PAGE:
The National Disability Insurance Scheme (NDIS) has been hailed by all the major parties as a progressive reform. Unfortunately this model for disability funding is nothing of the sort. Far from addressing any of the issues facing disabled people it will merely entrench a user pays system, a lower quality of care in the long term, increased costs and profiteering off some of society’s most vulnerable people.
Understandably the majority of people in Australia want to see more done to assist those with disabilities. The Government itself has said “we have a cruel lottery where the services and support people with disability, their families and carers receive depends on where they live, what disability they have, and how they attained that disability.
By Anthony Main, Socialist Party
“As the Productivity Commission found, while there are pockets of success in some states, no disability support arrangements in any state or territory are working well in all areas.”
The accounting firm PriceWaterhouseCoopers also gave a glimpse into the situation when they stated “Currently almost one in two people with a disability in Australia live in or near poverty (45%). Globally, Australia is at the bottom of the heap, it is ranked 27th out of 27 OECD countries, with a relative poverty risk of 2.7. Australia ranks 21st out of 29 OECD countries in the provision of employment opportunities for those with a disability.”
The blame for the state of things can be clearly placed on successive governments, both Labor and Liberal, who have systematically de-funded services and reduced support to disabled people. What the NDIS is about is shifting the costs associated with assisting disabled people further away from the government and onto ordinary people who will become increasing reliant on the private sector.
There is no doubt that Australia needs more disability funding. On the surface, given that an additional $6.5 billion will be spent on the scheme by 2018-2019, it can seem like a step in the right direction. But once you scratch the surface you quickly realise that this scheme continues the trend of decreasing funding in the long term. It will increase the use of private service providers and lay the basis for the general deregulation of the care system.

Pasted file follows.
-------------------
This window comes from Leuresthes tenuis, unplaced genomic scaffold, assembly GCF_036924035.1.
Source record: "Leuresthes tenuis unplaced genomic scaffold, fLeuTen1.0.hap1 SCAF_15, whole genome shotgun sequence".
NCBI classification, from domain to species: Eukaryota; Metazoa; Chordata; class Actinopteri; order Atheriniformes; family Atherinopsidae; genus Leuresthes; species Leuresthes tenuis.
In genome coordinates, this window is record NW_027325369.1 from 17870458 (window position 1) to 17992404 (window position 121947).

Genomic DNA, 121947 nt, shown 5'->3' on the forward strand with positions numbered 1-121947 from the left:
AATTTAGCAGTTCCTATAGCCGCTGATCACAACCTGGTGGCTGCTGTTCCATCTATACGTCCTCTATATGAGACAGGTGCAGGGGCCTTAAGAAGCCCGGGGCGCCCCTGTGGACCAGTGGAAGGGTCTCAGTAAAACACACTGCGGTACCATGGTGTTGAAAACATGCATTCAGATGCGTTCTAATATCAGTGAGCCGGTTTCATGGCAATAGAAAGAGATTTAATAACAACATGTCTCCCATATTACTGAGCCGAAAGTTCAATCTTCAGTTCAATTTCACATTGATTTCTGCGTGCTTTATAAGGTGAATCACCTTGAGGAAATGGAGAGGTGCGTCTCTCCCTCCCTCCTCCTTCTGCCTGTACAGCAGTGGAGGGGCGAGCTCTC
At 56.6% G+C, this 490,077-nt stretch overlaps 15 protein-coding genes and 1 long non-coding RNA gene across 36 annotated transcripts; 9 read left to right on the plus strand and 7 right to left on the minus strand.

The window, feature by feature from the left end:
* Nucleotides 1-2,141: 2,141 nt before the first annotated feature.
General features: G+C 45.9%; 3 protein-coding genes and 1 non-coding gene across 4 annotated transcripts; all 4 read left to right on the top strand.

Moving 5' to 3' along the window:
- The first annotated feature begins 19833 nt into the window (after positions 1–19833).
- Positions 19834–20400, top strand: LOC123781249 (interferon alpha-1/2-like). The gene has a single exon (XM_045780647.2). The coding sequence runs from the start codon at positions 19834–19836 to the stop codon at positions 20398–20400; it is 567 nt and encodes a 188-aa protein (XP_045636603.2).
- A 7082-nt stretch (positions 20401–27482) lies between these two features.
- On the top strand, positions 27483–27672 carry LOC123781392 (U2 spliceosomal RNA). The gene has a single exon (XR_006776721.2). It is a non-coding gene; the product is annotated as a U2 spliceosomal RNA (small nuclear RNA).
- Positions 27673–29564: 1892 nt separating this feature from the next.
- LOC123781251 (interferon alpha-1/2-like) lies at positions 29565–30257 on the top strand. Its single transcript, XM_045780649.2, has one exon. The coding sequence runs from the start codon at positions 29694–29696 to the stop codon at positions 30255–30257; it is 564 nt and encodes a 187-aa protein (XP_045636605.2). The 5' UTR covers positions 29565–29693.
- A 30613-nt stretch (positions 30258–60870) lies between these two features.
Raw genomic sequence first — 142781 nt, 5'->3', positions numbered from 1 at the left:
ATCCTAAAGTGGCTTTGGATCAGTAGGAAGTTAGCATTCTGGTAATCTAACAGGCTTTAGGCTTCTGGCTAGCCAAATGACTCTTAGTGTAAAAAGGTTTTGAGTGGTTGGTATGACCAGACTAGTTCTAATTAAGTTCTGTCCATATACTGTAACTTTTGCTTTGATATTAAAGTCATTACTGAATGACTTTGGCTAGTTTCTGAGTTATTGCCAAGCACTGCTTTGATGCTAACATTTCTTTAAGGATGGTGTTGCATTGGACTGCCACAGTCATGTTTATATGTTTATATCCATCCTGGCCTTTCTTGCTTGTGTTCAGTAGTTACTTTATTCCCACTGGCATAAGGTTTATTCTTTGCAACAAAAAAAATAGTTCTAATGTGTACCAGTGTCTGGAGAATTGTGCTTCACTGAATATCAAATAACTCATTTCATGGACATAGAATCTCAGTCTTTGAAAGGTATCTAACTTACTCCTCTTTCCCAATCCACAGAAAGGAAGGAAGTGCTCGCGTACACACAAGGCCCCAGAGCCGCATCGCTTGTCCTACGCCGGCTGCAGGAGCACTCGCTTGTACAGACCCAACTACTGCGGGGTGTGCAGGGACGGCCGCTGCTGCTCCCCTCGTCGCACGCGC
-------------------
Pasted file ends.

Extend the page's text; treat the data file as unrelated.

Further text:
The NDIS funding commitments go side by side with other so called ‘welfare reforms’ including cuts to aged care and sole parent benefits. The report into the matter written by the Productivity Commission makes clear that while an additional $6.5 billion will be given with one hand the scheme will result in $7.1 billion being taken with the other hand via “direct offsets” over the same amount of time.
The scheme is basically a voucher type system. In essence the government will provide people with vouchers with which they can then use for private services. This is a step away from the government just funding its own services. People will be offered ‘individualised care packages’ which are in reality a way to rationalise the amount of assistance provided.
To make matters worse the initial trial of the NDIS is limited to only a few areas and there are still questions as to whether it will be extended further at all. At the same time the scheme will not cover all people with disabilities.
It seems people with serious psychiatric conditions will not be covered. The NDIS also leaves out people who have been disabled as a result of things like car accidents. People with mental illnesses will only be included if they have “significant or profound disabilities”.